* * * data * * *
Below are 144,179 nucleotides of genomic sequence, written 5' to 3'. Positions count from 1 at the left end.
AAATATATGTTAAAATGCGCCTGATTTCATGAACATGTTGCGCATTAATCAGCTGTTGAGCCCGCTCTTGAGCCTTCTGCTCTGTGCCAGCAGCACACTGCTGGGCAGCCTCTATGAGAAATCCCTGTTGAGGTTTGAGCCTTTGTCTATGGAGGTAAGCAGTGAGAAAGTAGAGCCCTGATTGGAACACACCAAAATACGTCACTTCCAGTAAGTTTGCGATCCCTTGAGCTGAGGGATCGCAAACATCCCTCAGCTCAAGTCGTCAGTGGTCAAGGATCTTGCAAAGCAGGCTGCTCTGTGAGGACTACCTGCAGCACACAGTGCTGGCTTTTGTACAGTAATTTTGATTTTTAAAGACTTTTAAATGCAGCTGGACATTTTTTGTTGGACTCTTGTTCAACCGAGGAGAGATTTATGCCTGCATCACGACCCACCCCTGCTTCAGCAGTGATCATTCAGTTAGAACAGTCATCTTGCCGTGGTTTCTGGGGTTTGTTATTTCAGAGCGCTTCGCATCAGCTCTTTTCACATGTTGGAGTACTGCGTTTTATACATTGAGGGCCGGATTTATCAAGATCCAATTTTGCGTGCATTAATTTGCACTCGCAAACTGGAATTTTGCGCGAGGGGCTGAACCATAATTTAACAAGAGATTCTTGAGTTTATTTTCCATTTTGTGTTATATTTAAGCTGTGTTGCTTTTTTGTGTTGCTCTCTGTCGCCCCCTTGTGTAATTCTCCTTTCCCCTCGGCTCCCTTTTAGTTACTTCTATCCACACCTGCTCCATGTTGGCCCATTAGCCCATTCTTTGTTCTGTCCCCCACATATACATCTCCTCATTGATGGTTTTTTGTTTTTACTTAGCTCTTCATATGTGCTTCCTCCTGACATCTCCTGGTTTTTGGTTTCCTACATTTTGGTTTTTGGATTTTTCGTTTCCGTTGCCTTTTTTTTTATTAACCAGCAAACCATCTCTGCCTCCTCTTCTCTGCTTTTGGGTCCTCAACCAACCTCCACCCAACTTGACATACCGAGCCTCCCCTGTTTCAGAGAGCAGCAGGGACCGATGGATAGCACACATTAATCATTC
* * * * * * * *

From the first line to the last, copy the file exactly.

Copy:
Below are 144,179 nucleotides of genomic sequence, written 5' to 3'. Positions count from 1 at the left end.
AAATATATGTTAAAATGCGCCTGATTTCATGAACATGTTGCGCATTAATCAGCTGTTGAGCCCGCTCTTGAGCCTTCTGCTCTGTGCCAGCAGCACACTGCTGGGCAGCCTCTATGAGAAATCCCTGTTGAGGTTTGAGCCTTTGTCTATGGAGGTAAGCAGTGAGAAAGTAGAGCCCTGATTGGAACACACCAAAATACGTCACTTCCAGTAAGTTTGCGATCCCTTGAGCTGAGGGATCGCAAACATCCCTCAGCTCAAGTCGTCAGTGGTCAAGGATCTTGCAAAGCAGGCTGCTCTGTGAGGACTACCTGCAGCACACAGTGCTGGCTTTTGTACAGTAATTTTGATTTTTAAAGACTTTTAAATGCAGCTGGACATTTTTTGTTGGACTCTTGTTCAACCGAGGAGAGATTTATGCCTGCATCACGACCCACCCCTGCTTCAGCAGTGATCATTCAGTTAGAACAGTCATCTTGCCGTGGTTTCTGGGGTTTGTTATTTCAGAGCGCTTCGCATCAGCTCTTTTCACATGTTGGAGTACTGCGTTTTATACATTGAGGGCCGGATTTATCAAGATCCAATTTTGCGTGCATTAATTTGCACTCGCAAACTGGAATTTTGCGCGAGGGGCTGAACCATAATTTAACAAGAGATTCTTGAGTTTATTTTCCATTTTGTGTTATATTTAAGCTGTGTTGCTTTTTTGTGTTGCTCTCTGTCGCCCCCTTGTGTAATTCTCCTTTCCCCTCGGCTCCCTTTTAGTTACTTCTATCCACACCTGCTCCATGTTGGCCCATTAGCCCATTCTTTGTTCTGTCCCCCACATATACATCTCCTCATTGATGGTTTTTTGTTTTTACTTAGCTCTTCATATGTGCTTCCTCCTGACATCTCCTGGTTTTTGGTTTCCTACATTTTGGTTTTTGGATTTTTCGTTTCCGTTGCCTTTTTTTTTATTAACCAGCAAACCATCTCTGCCTCCTCTTCTCTGCTTTTGGGTCCTCAACCAACCTCCACCCAACTTGACATACCGAGCCTCCCCTGTTTCAGAGAGCAGCAGGGACCGATGGATAGCACACATTAATCATTC